Sunday, May 13, 2001

Comair pilots reject deal


1,042-99 vote casts doubt on future

By James Pilcher
The Cincinnati Enquirer

        COVINGTON — Comair's pilots Saturday resoundingly defeated a proposed settlement crafted by federal mediators, sending the seven-week strike and the company's future into uncertain territory.

        No talks are likely soon, because federal mediators have said they won't restart discussions for at least 30 days. Meanwhile, the airline will lay off 2,000 nonpilot employees today — including 1,500 based at Cincinnati/Northern Kentucky International Airport.

        In a telephone vote that began Thursday and ended at 2 p.m. Saturday, 1,042 pilots rejected a deal proposed by the National Mediation Board that would have made them the highest-paid in the regional industry.

        There were 99 yes votes. Of the union's 1,350 members, 1,175 were eligible to vote.

        “The pilots have spoken and they have spoken dramatically,” said J.C. Lawson III, chairman of Comair's branch of the Air Line Pilots Association, at a news conference at the Riverfront Radisson.

        The airline had no comment on the vote, except for issuing a statement.

        “This is a disappointing day,” Comair president Randy Rademacher said. “However, the courage, strength and support the non-pilot employees have shown for this airline and each other is inspirational. I deeply regret the significant impact this vote will have on them.”

        Comair and its parent company, Delta Air Lines, have been losing $4 million daily, or $196 million through today, the 49th day of the strike — now the 42nd-longest out of 162 U.S. airline work stoppages. Industry analysts say the layoffs that start today will save the company $1 million a week.

        Given Saturday's landslide result, no end appears in sight, which could be bad news for Comair.

        During a visit to Cincinnati on Thursday, Delta president Fred Reid said that if the deal were voted down, there would be no further negotiation since it was the best Comair could offer.

        In addition, union and company officials have said that mediation board member Magdalena Jacobsen promised that if the deal was defeated, she would not try to restart talks for at least 30 days.

        Mediation board officials did not return calls seeking comment late Saturday.

        Mr. Lawson said the union stands ready to restart talks at any time, but did not say when or if he planned to contact the company.

        The stalemate means the extensive damage done to both sides could get worse. Last week, the company promised to up the stakes, saying it could go so far as to close the Erlanger-based regional carrier.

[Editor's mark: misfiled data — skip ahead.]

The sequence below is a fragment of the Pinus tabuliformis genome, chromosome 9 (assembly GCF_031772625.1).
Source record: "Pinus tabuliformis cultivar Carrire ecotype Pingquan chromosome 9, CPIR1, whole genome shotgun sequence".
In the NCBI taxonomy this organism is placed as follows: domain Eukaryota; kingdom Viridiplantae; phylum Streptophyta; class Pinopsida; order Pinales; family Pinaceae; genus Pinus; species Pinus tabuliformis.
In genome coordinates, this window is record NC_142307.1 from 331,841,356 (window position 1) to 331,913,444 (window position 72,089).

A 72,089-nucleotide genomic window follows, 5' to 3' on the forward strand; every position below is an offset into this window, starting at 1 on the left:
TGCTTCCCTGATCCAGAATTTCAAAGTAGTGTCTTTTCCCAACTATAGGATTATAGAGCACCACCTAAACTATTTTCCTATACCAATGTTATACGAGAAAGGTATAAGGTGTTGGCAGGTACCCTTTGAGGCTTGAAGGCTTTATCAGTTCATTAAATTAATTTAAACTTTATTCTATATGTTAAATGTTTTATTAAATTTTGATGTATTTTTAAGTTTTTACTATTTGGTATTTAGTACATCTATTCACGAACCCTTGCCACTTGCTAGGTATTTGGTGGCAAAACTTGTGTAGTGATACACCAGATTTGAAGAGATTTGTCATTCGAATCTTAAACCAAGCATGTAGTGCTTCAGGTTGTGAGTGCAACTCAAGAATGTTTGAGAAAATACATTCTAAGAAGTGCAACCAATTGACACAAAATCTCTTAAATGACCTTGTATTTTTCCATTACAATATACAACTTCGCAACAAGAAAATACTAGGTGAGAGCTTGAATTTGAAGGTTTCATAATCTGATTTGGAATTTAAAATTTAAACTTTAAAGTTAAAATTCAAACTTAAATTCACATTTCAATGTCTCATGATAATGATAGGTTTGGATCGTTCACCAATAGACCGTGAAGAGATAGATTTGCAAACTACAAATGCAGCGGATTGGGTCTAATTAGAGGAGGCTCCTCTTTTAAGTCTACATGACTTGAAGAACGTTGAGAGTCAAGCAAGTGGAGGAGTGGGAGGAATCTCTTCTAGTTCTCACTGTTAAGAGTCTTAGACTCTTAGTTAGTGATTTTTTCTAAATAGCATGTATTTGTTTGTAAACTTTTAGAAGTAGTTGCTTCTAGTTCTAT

The company has already eliminated 200 pilot positions while ridding itself of 17 planes.

        “I think this is going to get bad for the airline,” said Ray Neidl, airline analyst for the Wall Street firm AMR Amro. “What the pilots are asking for cannot be granted, and it's almost as if they are on the Bataan death march.”

        Mr. Lawson said the No. 1 concern for the pilots continues to be improved work rules, saying the rejected deal would have extended the maximum duty day 45 minutes and reduced the amount of time pilots would have to rest while out of town.

        He would not comment on whether he was satisfied with the pay levels, which would have pushed Comair pilot pay to 1 percent higher than that of Atlantic Coast Airlines, another regional carrier affiliated with Delta.

        Mr. Lawson did say that he believed company officials when they said they could close Comair.

        “If in fact that is what they do, then we'll have 1,350 pilots looking for jobs elsewhere,” Mr. Lawson said. “I don't think that any pilot chooses to intentionally harm this airline, but if in fact we have to find jobs at other airlines, I believe the pilots have spoken.”

        Wall Street analyst Sam Buttrick said he was not surprised by the vote, especially since he said the proposal under consideration closely resembled a company plan rejected 1,090-6 the week before the strike began.

        “Clearly this is not good for the airline,” said Mr. Buttrick, airline analyst for UBS Warburg. “But I would expect that the airline would have more to give, but only if they can preserve the meaningful wage differential between the regional and mainline pilots.”

        Pilots and their families gathered Saturday at a Covington meeting room, but would not allow reporters inside. Mr. Lawson said the event was not a celebration.

        Meanwhile at Comair headquarters, those being laid off and their families gathered to learn the vote. Reporters also were not allowed on Comair property.

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